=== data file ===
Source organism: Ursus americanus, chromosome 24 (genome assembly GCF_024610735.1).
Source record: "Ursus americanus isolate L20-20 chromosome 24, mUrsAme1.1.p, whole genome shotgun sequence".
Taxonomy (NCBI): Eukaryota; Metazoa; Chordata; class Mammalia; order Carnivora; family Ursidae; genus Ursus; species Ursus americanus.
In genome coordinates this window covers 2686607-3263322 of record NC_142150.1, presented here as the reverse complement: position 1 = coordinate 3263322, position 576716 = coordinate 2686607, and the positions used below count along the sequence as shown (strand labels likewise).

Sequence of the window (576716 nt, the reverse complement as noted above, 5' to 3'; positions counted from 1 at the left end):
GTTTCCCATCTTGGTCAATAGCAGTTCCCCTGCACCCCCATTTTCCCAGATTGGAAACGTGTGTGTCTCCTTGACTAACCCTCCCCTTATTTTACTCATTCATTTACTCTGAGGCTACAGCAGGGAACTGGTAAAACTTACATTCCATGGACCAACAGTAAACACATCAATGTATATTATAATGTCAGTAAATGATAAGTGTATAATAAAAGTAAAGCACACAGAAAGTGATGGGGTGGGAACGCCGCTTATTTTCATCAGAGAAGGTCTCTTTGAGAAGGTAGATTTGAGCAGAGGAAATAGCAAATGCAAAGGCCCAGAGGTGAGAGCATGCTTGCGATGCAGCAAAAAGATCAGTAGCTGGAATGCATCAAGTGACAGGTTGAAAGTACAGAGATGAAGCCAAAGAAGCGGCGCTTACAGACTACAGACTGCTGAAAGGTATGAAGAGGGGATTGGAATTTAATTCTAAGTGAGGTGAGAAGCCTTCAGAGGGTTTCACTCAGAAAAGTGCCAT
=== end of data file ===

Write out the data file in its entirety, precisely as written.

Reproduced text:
Source organism: Ursus americanus, chromosome 24 (genome assembly GCF_024610735.1).
Source record: "Ursus americanus isolate L20-20 chromosome 24, mUrsAme1.1.p, whole genome shotgun sequence".
Taxonomy (NCBI): Eukaryota; Metazoa; Chordata; class Mammalia; order Carnivora; family Ursidae; genus Ursus; species Ursus americanus.
In genome coordinates this window covers 2686607-3263322 of record NC_142150.1, presented here as the reverse complement: position 1 = coordinate 3263322, position 576716 = coordinate 2686607, and the positions used below count along the sequence as shown (strand labels likewise).

Sequence of the window (576716 nt, the reverse complement as noted above, 5' to 3'; positions counted from 1 at the left end):
GTTTCCCATCTTGGTCAATAGCAGTTCCCCTGCACCCCCATTTTCCCAGATTGGAAACGTGTGTGTCTCCTTGACTAACCCTCCCCTTATTTTACTCATTCATTTACTCTGAGGCTACAGCAGGGAACTGGTAAAACTTACATTCCATGGACCAACAGTAAACACATCAATGTATATTATAATGTCAGTAAATGATAAGTGTATAATAAAAGTAAAGCACACAGAAAGTGATGGGGTGGGAACGCCGCTTATTTTCATCAGAGAAGGTCTCTTTGAGAAGGTAGATTTGAGCAGAGGAAATAGCAAATGCAAAGGCCCAGAGGTGAGAGCATGCTTGCGATGCAGCAAAAAGATCAGTAGCTGGAATGCATCAAGTGACAGGTTGAAAGTACAGAGATGAAGCCAAAGAAGCGGCGCTTACAGACTACAGACTGCTGAAAGGTATGAAGAGGGGATTGGAATTTAATTCTAAGTGAGGTGAGAAGCCTTCAGAGGGTTTCACTCAGAAAAGTGCCAT